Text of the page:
In the latest “State of Black America” report distributed by the National Urban League, only 19.7% of African Americans are able to work from home. Overrepresentation in low-wage work increases exposure to the coronavirus. The study also notes that Black and Latino workers are more likely to work jobs that don’t have health insurance (11.5% and 19% respectively) and are overrepresented among the poor in states that didn’t expand Medicaid under the Affordable Care Act.
Nevertheless, de Blasio seemed ready to get the school year going. The mayor said that to date, 1,321 school buildings have been inspected, which is close to 88% of the buildings that need to be inspected. De Blasio said the inspections will last right up until school starts and that results will be published for public viewing when it’s done.
“So far, what we’re seeing is overwhelming, because of the hard work that’s been happening over the last three months, that schools are ready,” said de Blasio to reporters during a media briefing. “But we’ll be very clear if there’s any specific school with ongoing work that needs to be done and every individual classroom that has work that needs to be done.”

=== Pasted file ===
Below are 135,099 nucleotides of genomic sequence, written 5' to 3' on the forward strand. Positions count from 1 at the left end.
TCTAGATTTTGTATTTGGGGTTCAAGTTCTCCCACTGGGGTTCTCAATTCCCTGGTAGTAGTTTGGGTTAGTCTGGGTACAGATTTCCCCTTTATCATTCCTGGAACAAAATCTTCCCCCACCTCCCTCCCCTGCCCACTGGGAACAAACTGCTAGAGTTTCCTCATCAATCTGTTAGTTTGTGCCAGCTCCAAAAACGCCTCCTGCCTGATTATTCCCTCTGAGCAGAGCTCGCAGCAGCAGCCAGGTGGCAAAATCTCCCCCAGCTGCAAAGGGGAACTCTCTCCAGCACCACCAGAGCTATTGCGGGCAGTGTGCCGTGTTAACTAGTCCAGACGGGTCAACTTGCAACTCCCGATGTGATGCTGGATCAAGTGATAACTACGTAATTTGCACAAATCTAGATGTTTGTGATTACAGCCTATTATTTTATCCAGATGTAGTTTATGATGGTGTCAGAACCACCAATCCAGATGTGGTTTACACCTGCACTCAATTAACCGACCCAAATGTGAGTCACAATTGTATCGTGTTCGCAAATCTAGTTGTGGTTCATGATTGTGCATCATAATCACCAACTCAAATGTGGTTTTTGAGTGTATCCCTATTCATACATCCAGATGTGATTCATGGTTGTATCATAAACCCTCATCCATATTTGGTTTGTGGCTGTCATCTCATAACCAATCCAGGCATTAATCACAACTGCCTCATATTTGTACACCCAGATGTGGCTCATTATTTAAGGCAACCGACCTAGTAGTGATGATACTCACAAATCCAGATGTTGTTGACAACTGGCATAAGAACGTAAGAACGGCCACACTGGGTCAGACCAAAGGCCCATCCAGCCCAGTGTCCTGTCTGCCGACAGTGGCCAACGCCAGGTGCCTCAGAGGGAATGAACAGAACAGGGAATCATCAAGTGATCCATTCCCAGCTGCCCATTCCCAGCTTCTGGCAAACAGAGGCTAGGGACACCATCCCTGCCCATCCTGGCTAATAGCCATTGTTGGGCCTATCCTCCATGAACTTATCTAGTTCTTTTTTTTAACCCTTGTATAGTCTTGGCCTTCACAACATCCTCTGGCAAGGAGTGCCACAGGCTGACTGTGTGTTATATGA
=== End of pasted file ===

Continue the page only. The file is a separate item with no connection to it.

Hall said that she wants to be active in her children’s learning and despite having assignments that could be done independently, supervision is mandatory.
“Some parents want to plop their kids in front of a screen for as many hours as the school day lasts and it doesn’t work that way,” Hall said. She wants to actively be involved in her kids’ education, but said she won’t know what to teach until “I see what the lessons and schedules look like.”
“During the spring when all of this first happened, the teachers at The Neighborhood School were very good with their scheduling and planning,” Hall said. “Kiara will be moving to middle school so I have no idea what her schedule is going to look like…this is really a crazy way for her to begin. I wanted her to be in school but sadly, it isn’t going to happen.”
Hall also said The Tompkins Square Middle School Principal Sonhando Estwick and Parent Coordinator Shirley Lee-Wong have done a good job keeping parents updated weekly this summer via Google Hangouts and Zoom calls. She believes the meetings have given parents a space to talk and keep abreast of the latest information from the DOE.
But as for that IKEA trip, when asked if she was successful in finding the necessary materials, Hall said that everything was either sold out or out of stock. She had to go elsewhere to find what she needed.
“So I opted for Wayfair,” said Hall. “Aside from the two Chromebooks I purchased? A $100 box of school supplies and $451.94 from Wayfair. Public school ain’t cheap.”
But despite the difficulty of the balancing act, Hall’s mother had nothing but praise for her daughter.
“I know I was blessed because if I was home in Rockaway, I might have been sick with the COVID and that would’ve been very devastating for Tamika,” Yvonne said. “God is a truly awesome God and I’m thankful for God’s blessings.
“She had to work and help her three daughters with their lessons during homeschooling and it was truly a challenge,” continued Yvonne. “She made it through and I have to say that I’m so very proud of her.”